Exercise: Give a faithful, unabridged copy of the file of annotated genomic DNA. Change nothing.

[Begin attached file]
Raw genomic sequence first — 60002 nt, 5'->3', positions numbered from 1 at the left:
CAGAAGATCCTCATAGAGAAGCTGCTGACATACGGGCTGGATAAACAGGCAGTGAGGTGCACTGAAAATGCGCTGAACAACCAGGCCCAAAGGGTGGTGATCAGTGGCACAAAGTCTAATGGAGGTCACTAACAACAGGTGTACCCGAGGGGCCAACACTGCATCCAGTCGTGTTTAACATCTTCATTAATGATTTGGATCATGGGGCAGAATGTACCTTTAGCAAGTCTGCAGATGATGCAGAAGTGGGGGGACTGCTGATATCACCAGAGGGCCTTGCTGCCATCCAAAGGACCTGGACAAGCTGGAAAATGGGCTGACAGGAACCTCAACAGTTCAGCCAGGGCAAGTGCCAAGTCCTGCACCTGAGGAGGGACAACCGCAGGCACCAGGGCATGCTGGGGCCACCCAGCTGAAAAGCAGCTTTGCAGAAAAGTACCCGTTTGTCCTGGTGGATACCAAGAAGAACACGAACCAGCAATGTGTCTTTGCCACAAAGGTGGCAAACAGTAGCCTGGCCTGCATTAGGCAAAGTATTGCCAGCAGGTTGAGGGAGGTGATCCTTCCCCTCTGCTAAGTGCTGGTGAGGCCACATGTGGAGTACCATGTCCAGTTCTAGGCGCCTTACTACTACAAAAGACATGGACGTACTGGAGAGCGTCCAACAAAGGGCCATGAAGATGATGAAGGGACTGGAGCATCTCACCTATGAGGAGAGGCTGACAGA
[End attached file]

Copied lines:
Raw genomic sequence first — 60002 nt, 5'->3', positions numbered from 1 at the left:
CAGAAGATCCTCATAGAGAAGCTGCTGACATACGGGCTGGATAAACAGGCAGTGAGGTGCACTGAAAATGCGCTGAACAACCAGGCCCAAAGGGTGGTGATCAGTGGCACAAAGTCTAATGGAGGTCACTAACAACAGGTGTACCCGAGGGGCCAACACTGCATCCAGTCGTGTTTAACATCTTCATTAATGATTTGGATCATGGGGCAGAATGTACCTTTAGCAAGTCTGCAGATGATGCAGAAGTGGGGGGACTGCTGATATCACCAGAGGGCCTTGCTGCCATCCAAAGGACCTGGACAAGCTGGAAAATGGGCTGACAGGAACCTCAACAGTTCAGCCAGGGCAAGTGCCAAGTCCTGCACCTGAGGAGGGACAACCGCAGGCACCAGGGCATGCTGGGGCCACCCAGCTGAAAAGCAGCTTTGCAGAAAAGTACCCGTTTGTCCTGGTGGATACCAAGAAGAACACGAACCAGCAATGTGTCTTTGCCACAAAGGTGGCAAACAGTAGCCTGGCCTGCATTAGGCAAAGTATTGCCAGCAGGTTGAGGGAGGTGATCCTTCCCCTCTGCTAAGTGCTGGTGAGGCCACATGTGGAGTACCATGTCCAGTTCTAGGCGCCTTACTACTACAAAAGACATGGACGTACTGGAGAGCGTCCAACAAAGGGCCATGAAGATGATGAAGGGACTGGAGCATCTCACCTATGAGGAGAGGCTGACAGA